Domestic Water Vulnerability Mapping in the West Bank / Occupied Palestinian Territory

Posted in 2009 Papers

Due to its average annual rainfall, coupled with regional water resources from the Jordan River and groundwater from its Aquifer System, the West Bank is generally not considered to be a water-poor region. However, since the Israeli occupation of the West Bank in 1967, Palestinians have been routinely denied their rights to utilize their own water resources from the Jordan River. Moreover, presently more than 80% of the annual safe yield of the Palestinian water from the West Bank’s Aquifer systems is used by Israel to meet 25% of Israel’s water needs. This has culminated in a constant prevention of access to their own water resources.
A combination of physical, political and socio-economic factors threaten Palestinian access to a clean and reliable groundwater supply. These include inconsistent rainfall, water table lowering and increase in salinity levels due to over-abstraction, pollution from agrochemicals, solid waste and wastewater dumping (including from the Israeli settlers, illegally living in the Occupied Palestinian Territory (OPT). An unstable socio-economic situation also threatens the affordability of water. Israeli practices such as road blocks, checkpoints, and the segregation wall have severely affected Palestinians access and control over their own water resources’. While there is ample physical, economic, social and political data available on water issues and problems in the (OPT), there still exist a lack of a detailed assessment of the combined effects of different factors on the accessibility of water in the region. Also, as all of these factors are constantly evolving, it is vital to develop an ongoing monitoring system of the Palestinian water situation.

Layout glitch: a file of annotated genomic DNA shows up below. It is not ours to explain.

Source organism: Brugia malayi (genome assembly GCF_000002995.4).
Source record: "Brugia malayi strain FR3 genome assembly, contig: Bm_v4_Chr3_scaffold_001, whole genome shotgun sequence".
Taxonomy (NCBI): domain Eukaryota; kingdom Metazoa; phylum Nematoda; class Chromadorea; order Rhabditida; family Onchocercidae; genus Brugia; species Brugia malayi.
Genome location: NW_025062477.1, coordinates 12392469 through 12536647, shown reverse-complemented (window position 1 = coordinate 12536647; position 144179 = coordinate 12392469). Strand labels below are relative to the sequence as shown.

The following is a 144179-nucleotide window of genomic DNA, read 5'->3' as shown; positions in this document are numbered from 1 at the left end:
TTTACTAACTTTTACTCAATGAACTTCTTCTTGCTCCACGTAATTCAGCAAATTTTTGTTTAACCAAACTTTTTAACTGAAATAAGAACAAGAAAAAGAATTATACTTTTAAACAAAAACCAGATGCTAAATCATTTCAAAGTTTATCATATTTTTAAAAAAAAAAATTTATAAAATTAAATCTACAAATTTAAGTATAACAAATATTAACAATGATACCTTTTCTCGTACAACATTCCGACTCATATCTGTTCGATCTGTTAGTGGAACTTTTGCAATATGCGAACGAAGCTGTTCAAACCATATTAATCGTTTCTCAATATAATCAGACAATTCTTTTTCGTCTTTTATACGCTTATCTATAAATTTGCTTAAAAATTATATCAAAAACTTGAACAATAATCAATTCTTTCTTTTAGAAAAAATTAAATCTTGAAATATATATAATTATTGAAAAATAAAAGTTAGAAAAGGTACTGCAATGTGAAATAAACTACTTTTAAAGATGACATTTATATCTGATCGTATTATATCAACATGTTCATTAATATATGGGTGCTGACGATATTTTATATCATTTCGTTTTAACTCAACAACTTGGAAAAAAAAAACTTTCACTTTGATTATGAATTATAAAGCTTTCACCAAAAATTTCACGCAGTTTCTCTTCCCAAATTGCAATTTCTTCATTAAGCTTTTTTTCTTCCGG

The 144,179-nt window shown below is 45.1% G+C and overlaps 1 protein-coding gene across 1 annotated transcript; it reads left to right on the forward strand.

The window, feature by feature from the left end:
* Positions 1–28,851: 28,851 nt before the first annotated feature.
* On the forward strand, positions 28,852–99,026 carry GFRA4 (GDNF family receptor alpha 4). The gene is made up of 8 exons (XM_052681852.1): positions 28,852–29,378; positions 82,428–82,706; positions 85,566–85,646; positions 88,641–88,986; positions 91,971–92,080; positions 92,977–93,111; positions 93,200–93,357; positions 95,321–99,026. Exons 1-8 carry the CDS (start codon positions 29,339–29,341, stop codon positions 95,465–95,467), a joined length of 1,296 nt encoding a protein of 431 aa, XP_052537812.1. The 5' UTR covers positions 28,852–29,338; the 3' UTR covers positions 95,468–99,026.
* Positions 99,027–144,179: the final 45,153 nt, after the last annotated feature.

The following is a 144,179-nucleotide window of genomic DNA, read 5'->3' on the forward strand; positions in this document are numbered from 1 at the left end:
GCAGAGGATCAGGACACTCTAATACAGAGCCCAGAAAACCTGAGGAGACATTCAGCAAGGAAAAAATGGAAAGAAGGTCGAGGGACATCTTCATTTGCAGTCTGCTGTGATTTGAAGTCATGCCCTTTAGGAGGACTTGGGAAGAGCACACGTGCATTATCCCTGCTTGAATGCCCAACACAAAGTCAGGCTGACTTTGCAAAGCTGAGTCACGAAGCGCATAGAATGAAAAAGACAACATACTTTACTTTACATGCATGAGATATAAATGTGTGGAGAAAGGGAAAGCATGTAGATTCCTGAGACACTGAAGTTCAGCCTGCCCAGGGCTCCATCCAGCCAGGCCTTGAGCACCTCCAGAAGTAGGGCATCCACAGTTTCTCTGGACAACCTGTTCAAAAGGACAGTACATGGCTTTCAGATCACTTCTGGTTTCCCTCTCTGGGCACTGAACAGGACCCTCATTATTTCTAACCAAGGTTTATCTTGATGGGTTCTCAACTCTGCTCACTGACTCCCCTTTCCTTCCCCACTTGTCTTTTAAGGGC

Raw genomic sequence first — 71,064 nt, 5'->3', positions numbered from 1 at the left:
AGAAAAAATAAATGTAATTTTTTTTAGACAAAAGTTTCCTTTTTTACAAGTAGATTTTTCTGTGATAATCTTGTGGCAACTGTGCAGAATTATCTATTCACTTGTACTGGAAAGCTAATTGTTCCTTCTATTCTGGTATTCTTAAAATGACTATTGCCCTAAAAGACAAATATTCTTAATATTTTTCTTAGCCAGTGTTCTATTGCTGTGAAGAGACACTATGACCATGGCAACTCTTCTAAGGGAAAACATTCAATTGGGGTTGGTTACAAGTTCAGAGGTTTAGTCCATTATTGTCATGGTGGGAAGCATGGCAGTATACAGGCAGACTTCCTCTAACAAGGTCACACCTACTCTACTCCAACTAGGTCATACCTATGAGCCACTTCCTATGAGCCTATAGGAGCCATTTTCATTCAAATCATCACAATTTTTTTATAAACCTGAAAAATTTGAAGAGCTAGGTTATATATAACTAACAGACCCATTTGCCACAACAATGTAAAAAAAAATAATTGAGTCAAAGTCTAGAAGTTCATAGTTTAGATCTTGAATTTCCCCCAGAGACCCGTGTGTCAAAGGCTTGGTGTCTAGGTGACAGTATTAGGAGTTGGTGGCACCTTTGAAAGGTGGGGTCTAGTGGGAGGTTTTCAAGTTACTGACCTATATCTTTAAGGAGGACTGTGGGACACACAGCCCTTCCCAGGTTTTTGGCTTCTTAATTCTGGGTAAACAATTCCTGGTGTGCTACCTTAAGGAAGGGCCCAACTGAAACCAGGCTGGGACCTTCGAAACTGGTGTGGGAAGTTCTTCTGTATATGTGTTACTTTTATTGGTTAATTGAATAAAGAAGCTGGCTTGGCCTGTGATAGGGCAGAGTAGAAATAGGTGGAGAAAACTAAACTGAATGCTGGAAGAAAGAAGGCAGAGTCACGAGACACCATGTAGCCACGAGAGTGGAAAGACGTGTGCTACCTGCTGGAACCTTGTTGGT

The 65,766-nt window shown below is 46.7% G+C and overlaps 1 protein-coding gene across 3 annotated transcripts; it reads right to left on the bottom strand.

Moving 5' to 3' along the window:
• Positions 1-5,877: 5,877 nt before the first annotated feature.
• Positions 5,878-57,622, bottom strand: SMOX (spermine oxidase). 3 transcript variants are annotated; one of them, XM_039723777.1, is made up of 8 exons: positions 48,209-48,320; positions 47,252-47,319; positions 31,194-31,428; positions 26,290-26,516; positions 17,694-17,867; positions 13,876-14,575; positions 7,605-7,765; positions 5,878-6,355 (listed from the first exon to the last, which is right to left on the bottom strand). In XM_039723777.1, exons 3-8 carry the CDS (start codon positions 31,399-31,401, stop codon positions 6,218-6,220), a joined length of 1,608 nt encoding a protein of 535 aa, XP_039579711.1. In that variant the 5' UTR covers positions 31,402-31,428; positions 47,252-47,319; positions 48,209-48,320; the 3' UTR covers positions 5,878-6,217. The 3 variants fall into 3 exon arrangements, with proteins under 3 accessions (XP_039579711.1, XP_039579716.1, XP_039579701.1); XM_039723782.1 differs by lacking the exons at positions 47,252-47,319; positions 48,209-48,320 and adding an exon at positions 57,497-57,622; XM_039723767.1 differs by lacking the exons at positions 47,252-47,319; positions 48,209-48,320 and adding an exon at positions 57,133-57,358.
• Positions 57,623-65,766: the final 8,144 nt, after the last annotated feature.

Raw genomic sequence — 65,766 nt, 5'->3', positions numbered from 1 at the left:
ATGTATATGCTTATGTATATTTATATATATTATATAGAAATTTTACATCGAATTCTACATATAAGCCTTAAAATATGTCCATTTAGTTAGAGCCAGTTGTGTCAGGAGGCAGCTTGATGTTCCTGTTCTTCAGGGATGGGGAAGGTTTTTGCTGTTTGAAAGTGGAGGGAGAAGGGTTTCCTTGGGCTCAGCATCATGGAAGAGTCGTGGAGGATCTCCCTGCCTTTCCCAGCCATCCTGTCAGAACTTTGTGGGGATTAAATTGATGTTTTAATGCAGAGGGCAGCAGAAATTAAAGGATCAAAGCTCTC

The state of Domestic Water Vulnerability in the West Bank is assessed through the calculation and mapping of a Water Poverty Index (WPI). The WPI uses an index structure to combine data on physical availability of water, socio-economic, and political factors that limit its access. This provides not only an overall synopsis of the effects of these different factors but also a detailed analysis of each individual factors role in the accessibility of water.
The results provided by the index produce a simple, reliable, and progressive tool for comparison between different regions over a specific timescale. Thus, the WPI can serve as a monitoring tool or as a model to calculate water scenarios by altering the value of the single indicators based on future environmental, political, social or economic projections. Our work draws on the work of the WPI initiated by Catherine Sullivan at the Wallingford Centre for Ecology and Hydrology. It will endeavor to refine the tool of water poverty mapping, by combining an overall assessment with a detailed analysis of the different factors and their respective importance in creating Water Vulnerability.

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